Sunday, November 1, 2020

When all is said and done, it's time to reboot...

First: full disclosure. I wrote this post for my benefit, to remind me of what is true and to get re-centered on what is important, and what is ultimate. I am a political junkie and sometimes get off-centered. I needed the thought that went into this essay in order to restore my own sense of balance. Perhaps it can help you, too. Take a deep breath, and read on...

Tuesday will come and go and the earth will continue to orbit the sun. No matter who is elected (and no matter how long it takes us to find out who won), you’ll still need to go to work, raise your children, love your spouse.  

Here are a few thoughts to remember:

1. No matter who wins, the outcome is ultimately an act of God’s sovereign control over His creation. “For not from the east, nor from the west, Nor from the desert comes exaltation; but God is the Judge; He puts down one and exalts another.” (Psalm 75:6–7). Nebuchadnezzar’s dream in Daniel 4 is particularly helpful: “This sentence is by the decree of the angelic watchers and the decision is a command of the holy ones, in order that the living may know that the Most High is ruler over the realm of mankind, and bestows it on whom He wishes and sets over it the lowliest of men” (Daniel 4:17).

2. Do not get caught up in conspiracy theories. God’s got this. What if the vote is polluted? What if there is cheating, perhaps organized fraud? The sin of man will never overcome the plan of God. Conspirators may thwart the will of man, but they will never thwart the will of God. Psalm 2 should forever destroy the fear of conspiracies: “Why are the nations in an uproar and the peoples devising a vain thing? The kings of the earth take their stand and the rulers take counsel together against the Lord and against His Anointed, saying, “Let us tear their fetters apart and cast away their cords from us!” He who sits in the heavens laughs, the Lord scoffs at them” (Psalm 2:1–4).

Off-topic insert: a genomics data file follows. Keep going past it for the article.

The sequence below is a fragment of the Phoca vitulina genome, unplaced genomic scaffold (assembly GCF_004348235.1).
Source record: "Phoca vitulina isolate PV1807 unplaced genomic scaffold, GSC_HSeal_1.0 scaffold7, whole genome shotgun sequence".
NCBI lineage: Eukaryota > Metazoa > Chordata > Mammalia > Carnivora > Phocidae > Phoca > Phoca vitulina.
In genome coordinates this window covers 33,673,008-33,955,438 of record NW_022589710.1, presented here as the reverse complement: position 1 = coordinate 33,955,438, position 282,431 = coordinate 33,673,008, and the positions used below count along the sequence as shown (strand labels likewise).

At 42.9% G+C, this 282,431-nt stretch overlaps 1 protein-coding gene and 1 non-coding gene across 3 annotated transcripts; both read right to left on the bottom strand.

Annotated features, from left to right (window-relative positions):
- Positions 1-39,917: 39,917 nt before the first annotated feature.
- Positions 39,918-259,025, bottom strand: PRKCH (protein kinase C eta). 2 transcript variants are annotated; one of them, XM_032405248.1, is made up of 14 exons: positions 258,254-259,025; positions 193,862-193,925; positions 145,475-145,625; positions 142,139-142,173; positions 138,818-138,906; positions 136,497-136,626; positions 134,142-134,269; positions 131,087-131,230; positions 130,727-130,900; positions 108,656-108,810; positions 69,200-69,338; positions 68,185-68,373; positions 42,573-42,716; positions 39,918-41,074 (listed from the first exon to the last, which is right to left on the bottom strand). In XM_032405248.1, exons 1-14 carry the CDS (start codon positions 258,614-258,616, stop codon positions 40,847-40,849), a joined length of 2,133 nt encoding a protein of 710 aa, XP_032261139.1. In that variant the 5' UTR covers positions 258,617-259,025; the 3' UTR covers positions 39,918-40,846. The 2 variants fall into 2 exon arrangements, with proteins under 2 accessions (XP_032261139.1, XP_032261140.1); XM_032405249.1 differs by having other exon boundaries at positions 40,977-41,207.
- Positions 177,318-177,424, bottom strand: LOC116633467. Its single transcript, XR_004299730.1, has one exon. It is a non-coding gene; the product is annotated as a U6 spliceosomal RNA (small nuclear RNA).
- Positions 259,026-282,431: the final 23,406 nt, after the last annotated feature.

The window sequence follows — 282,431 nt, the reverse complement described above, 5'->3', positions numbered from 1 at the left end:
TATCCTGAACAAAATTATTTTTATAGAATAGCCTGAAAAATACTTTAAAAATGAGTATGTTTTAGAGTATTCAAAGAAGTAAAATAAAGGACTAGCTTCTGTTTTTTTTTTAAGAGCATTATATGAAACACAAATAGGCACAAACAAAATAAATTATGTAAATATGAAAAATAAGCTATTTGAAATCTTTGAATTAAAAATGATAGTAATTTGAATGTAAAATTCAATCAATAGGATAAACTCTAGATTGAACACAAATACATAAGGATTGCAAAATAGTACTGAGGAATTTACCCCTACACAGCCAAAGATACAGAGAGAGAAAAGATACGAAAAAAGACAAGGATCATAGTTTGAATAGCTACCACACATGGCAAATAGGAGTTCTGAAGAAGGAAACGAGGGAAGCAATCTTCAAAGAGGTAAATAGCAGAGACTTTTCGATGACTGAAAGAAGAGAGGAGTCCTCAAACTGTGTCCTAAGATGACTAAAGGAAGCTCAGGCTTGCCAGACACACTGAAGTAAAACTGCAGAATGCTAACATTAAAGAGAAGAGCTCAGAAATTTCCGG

3. On the other hand, don’t be glib about the sovereignty of God. The fact that Christians have confidence in God’s sovereign control of all things should never lead the believer to become glib or insensitive to suffering that is a result of wicked men and poor governance. Jeremiah knew God was in control of the Babylonian invasion—but he still wept for his nation, nonetheless. Jesus knew His Father was in control of the judgment to come, but He still wept over Jerusalem (Luke 19:41). Caring deeply about our nation and its fortunes is neither unbiblical or unspiritual—rather, it is an appropriate response to our stewardship in this earthly kingdom.

4. Remember that relationships are far more important than politics. Our politics are certainly formed out of our worldview, but not everyone has thought as deeply about the connections. All of us, including me, live with a degree of cognitive dissonance or intellectual contradiction in our opinions and viewpoints. The Scripture is absolute; our opinions are not absolute. Don’t confuse the two. We are to receive one another: “Now accept the one who is weak in faith, but not for the purpose of passing judgment on his opinions. One person has faith that he may eat all things, but he who is weak eats vegetables only. The one who eats is not to regard with contempt the one who does not eat, and the one who does not eat is not to judge the one who eats, for God has accepted him. Who are you to judge the servant of another? To his own master he stands or falls; and he will stand, for the Lord is able to make him stand.” (Romans 14:1–4)